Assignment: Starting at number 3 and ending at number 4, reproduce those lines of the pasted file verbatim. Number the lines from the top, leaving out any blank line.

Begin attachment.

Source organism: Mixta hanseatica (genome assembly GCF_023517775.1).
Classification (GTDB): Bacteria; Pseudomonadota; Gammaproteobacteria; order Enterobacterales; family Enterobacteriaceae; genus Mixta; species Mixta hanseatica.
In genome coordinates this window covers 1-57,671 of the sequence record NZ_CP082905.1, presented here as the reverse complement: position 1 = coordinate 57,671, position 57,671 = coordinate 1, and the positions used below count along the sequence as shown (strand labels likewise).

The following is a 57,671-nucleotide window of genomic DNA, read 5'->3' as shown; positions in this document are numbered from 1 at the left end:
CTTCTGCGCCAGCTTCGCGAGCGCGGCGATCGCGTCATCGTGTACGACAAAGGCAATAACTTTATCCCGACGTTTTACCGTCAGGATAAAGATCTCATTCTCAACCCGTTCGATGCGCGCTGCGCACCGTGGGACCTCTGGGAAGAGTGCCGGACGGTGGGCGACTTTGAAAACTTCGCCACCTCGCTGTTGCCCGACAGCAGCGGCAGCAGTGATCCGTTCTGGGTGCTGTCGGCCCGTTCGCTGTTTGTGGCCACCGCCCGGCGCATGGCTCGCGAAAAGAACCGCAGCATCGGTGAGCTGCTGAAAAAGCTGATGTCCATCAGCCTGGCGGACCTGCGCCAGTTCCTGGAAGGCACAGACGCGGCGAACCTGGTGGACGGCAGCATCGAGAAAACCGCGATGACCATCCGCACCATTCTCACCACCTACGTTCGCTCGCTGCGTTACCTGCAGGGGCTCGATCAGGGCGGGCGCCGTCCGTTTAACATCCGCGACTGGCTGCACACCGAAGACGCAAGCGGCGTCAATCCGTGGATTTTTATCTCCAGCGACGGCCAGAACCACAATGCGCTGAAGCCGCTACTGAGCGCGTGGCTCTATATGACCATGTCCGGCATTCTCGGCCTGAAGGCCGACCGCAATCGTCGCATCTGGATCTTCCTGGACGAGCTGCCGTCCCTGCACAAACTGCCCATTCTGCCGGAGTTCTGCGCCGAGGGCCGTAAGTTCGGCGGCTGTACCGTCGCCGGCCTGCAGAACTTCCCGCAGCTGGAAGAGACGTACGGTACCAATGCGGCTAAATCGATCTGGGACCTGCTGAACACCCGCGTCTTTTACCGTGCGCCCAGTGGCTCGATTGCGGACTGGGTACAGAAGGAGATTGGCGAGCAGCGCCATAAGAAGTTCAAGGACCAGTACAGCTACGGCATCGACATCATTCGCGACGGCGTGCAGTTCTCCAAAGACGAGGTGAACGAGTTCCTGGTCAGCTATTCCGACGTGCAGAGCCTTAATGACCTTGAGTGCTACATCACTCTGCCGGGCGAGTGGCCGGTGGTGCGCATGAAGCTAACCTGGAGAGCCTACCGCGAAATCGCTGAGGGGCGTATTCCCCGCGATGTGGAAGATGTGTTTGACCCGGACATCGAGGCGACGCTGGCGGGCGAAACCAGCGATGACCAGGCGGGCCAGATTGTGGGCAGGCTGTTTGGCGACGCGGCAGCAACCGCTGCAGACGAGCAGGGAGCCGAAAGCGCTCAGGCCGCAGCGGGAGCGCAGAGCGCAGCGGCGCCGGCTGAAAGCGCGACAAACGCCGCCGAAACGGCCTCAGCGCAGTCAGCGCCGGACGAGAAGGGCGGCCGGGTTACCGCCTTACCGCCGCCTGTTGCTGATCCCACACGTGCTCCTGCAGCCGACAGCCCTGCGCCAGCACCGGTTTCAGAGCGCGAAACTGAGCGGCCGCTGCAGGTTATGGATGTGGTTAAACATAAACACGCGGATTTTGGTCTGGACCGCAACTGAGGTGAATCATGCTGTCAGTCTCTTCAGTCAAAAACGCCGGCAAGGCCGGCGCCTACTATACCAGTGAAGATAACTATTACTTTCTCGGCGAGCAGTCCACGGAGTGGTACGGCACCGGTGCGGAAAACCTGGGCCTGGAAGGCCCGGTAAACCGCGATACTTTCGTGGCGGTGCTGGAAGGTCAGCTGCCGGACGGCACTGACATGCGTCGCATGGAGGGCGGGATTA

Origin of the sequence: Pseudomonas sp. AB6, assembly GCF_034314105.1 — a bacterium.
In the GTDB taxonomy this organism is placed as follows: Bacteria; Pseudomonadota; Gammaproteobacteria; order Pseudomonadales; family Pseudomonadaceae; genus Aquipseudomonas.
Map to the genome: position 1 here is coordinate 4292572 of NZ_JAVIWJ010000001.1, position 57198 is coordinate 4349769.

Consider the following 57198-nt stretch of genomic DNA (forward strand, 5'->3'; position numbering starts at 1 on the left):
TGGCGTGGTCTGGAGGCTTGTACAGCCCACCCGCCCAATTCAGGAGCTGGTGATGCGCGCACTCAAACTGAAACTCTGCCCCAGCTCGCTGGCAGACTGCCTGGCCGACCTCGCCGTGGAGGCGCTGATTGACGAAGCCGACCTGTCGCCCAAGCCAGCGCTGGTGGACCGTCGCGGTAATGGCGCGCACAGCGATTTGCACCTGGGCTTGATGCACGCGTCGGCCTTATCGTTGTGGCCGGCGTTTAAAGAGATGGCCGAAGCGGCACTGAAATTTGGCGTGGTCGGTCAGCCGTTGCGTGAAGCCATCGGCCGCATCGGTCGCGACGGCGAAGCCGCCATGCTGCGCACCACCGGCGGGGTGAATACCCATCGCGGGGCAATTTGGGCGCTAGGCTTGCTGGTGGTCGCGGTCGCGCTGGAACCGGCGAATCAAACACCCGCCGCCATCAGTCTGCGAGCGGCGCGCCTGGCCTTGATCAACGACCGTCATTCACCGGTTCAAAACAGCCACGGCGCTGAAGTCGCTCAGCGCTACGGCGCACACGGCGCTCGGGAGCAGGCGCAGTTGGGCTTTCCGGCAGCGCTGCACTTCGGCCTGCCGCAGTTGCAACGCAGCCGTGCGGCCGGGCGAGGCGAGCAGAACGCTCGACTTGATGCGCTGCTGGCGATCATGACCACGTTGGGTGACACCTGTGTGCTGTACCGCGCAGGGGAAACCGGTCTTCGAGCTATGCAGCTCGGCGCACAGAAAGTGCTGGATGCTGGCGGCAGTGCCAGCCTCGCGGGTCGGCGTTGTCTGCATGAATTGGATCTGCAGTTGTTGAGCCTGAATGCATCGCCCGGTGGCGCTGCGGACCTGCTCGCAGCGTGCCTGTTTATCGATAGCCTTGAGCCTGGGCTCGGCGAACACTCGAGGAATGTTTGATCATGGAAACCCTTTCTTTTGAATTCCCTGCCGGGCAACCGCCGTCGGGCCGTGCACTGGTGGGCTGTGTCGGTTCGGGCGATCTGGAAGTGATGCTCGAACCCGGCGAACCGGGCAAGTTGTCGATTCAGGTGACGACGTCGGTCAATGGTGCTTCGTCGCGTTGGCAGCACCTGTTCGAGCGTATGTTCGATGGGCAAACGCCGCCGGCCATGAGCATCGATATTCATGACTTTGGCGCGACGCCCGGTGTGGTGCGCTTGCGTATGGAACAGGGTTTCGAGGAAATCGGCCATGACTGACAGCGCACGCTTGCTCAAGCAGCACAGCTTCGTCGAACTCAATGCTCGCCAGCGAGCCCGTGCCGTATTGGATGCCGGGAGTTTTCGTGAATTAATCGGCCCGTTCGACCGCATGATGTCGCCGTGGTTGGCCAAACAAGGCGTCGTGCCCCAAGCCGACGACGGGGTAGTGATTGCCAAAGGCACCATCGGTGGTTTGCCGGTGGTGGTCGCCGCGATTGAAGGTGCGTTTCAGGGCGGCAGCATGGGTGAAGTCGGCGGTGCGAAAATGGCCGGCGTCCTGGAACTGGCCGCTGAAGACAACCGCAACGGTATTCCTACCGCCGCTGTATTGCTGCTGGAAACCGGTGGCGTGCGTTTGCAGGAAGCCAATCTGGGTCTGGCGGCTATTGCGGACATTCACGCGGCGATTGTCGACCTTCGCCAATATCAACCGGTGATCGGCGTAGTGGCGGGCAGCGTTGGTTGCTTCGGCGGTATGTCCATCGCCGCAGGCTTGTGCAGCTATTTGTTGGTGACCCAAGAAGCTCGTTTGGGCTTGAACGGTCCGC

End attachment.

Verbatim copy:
In genome coordinates this window covers 1-57,671 of the sequence record NZ_CP082905.1, presented here as the reverse complement: position 1 = coordinate 57,671, position 57,671 = coordinate 1, and the positions used below count along the sequence as shown (strand labels likewise).

The following is a 57,671-nucleotide window of genomic DNA, read 5'->3' as shown; positions in this document are numbered from 1 at the left end: